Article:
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One way of reading Quine is to say that we each have a set of beliefs, connected in an inferential network. This set forms something like a web (hence the metaphor) with a group of core beliefs and a beliefs lying along the edges of the web. Experience impinges on the web only at its edges and modificaitons are made primarily along the edges. Changes can make their way to the interior of the web only if the recalcitrant experience is strong enough to require modifying more central beliefs to preserve as much of the overall structure as possible. This is somewhat appealling as far as it goes, but I realized I don’t understand the mechanism behind the change. What I mean is that it sounds like we have beliefs and we get sensory experience of the outside world which constitutes experience; this experience either supports or conflicts with our existing beliefs. If it supports it, so much the better we think. If it conflicts, then we must modify our web, making as few changes as possible. One of the problems is that experiences don’t come labelled as recalcitrant or not. They first have to be recognized as such. Somone can have experiences that would seem to undermine other beliefs she holds without seeing those experiences as the basis of conflicting beliefs. She could refuse to draw the inferences necessary to make the conflict apparent. Often the links between what we experience and how that experience impinges on our already held beliefs is separated by a large gulf, so problems are not immediately recognizable in most cases. That is one problem.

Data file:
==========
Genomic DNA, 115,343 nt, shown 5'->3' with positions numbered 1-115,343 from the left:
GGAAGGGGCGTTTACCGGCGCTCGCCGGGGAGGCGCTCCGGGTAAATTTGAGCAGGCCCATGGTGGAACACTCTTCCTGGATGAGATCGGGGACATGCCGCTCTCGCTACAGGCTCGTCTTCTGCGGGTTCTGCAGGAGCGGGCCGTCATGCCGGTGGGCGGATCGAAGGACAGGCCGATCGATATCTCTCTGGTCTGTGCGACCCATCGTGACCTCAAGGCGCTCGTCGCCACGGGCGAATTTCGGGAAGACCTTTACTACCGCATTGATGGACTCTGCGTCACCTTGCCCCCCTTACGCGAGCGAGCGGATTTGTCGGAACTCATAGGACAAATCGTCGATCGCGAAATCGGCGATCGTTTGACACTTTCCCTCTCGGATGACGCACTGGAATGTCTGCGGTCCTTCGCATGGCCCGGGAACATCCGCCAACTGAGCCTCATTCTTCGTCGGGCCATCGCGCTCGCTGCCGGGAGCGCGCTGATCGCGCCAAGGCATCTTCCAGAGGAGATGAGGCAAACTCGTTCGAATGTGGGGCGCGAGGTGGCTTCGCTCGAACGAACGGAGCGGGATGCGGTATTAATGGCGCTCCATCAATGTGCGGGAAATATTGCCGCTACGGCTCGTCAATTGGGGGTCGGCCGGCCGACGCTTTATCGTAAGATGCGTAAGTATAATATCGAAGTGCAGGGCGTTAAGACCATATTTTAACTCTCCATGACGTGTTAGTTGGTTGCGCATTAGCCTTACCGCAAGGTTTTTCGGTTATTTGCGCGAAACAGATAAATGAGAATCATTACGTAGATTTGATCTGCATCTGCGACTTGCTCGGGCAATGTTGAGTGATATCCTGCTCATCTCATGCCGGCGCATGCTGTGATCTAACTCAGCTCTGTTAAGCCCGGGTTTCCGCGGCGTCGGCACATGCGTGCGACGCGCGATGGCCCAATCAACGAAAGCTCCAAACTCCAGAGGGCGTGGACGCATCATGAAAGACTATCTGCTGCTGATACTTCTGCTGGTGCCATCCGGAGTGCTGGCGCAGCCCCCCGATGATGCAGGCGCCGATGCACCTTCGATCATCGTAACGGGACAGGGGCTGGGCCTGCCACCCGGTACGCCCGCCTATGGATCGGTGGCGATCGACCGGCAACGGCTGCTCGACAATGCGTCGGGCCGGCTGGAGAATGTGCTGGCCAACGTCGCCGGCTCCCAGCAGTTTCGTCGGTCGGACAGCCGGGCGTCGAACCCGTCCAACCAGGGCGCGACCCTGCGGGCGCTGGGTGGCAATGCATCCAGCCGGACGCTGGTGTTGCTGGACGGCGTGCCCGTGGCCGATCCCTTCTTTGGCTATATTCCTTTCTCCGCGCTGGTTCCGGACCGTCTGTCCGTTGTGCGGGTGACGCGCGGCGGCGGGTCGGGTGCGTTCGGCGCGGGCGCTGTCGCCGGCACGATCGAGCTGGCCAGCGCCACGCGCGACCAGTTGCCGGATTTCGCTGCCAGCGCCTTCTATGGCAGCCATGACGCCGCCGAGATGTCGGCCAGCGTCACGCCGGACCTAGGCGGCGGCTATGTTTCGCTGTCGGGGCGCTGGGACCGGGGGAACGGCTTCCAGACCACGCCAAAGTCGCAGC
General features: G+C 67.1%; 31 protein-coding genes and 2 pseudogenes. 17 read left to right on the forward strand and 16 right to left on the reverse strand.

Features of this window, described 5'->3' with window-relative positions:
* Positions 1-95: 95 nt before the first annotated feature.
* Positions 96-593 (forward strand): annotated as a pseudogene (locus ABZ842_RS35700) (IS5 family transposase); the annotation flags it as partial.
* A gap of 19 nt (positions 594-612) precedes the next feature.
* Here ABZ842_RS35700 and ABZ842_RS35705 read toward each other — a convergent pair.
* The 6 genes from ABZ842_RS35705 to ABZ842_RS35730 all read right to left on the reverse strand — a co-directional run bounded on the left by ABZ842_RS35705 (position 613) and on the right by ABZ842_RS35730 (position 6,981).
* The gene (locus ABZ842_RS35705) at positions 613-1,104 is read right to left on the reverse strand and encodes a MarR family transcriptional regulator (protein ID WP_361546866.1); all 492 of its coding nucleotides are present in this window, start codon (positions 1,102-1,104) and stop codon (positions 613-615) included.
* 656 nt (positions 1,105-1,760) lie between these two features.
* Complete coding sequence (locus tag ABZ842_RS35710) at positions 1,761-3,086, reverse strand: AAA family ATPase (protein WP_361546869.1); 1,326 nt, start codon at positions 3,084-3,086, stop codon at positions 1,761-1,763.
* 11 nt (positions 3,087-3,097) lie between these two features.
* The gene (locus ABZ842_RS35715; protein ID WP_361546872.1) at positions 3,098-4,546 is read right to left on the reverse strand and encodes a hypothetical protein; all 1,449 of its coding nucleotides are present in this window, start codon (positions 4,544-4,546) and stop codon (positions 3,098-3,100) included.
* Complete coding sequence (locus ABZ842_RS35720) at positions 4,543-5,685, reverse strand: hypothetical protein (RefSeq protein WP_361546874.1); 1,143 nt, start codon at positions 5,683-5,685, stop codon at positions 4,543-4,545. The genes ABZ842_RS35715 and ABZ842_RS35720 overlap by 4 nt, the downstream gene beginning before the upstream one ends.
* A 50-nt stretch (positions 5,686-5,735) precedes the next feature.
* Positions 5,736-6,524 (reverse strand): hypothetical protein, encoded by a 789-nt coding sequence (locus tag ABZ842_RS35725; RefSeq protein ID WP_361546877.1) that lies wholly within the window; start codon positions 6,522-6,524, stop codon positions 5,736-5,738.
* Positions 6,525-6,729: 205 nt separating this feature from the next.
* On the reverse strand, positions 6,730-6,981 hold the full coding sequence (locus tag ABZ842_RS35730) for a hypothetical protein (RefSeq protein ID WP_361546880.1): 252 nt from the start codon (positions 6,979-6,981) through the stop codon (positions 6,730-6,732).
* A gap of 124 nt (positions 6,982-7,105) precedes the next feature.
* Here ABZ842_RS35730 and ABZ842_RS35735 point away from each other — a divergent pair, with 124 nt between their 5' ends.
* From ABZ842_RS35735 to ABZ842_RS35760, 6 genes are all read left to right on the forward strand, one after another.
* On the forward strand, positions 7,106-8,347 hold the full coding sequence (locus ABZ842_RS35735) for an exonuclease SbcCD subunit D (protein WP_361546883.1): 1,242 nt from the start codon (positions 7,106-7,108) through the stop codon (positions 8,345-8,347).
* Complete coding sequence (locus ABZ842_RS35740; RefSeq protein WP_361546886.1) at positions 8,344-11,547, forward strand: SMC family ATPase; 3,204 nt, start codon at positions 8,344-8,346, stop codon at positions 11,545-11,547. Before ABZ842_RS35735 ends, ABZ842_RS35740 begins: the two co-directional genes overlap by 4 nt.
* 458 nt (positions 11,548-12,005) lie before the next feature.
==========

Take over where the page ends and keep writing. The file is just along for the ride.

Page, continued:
Another problem is how the web is revised. Suppose I have some experience E that I view (or come to view) as recalcitrant with regards to my web of beliefs. I could make the minimal changes in my web by changing the truth values I ascribe to various sentences along the periphery of the web. Or, I could change the strength of the inferential connections in different places. I could use E as the basis of a new theory that I will tack onto my web. Or, I could reinterpret E such that it actually supports rather than undermines my beliefs. Or, I could suspend any revisions while I try to figure out if my beliefs are actually compatible with E. Or, I could suspend my revisions because I think there is some crucial information that I need to make sense of the combination of E and my beliefs, e.g. I need to learn more about some topic before I can say for sure what status E has in regards to my beliefs. Or, I could reject the recalcitrant experience because I think that any conflict with my core beliefs is either merely apparent -and not real- or based on reasoning whose fallacies I don’t currently detect but am sure of due to the strength of my core beliefs. That makes seven different ways of responding to recalcitrant beliefs, some of which do not involve any modification to my web, even along the edges. I think that Quine had the fairly straight-forward minimal revision (of the sort found in some of the current belief revision literature in logic) in mind. No doubt some of these options can be removed by stipulation or idealization, but there are a lot of options. I guess my points are that belief revision shouldn’t be taken as a functional process, experience needs to be interpreted (or recognized) as recalcitrant, and recalcitrant experience need not entail even minimal revision.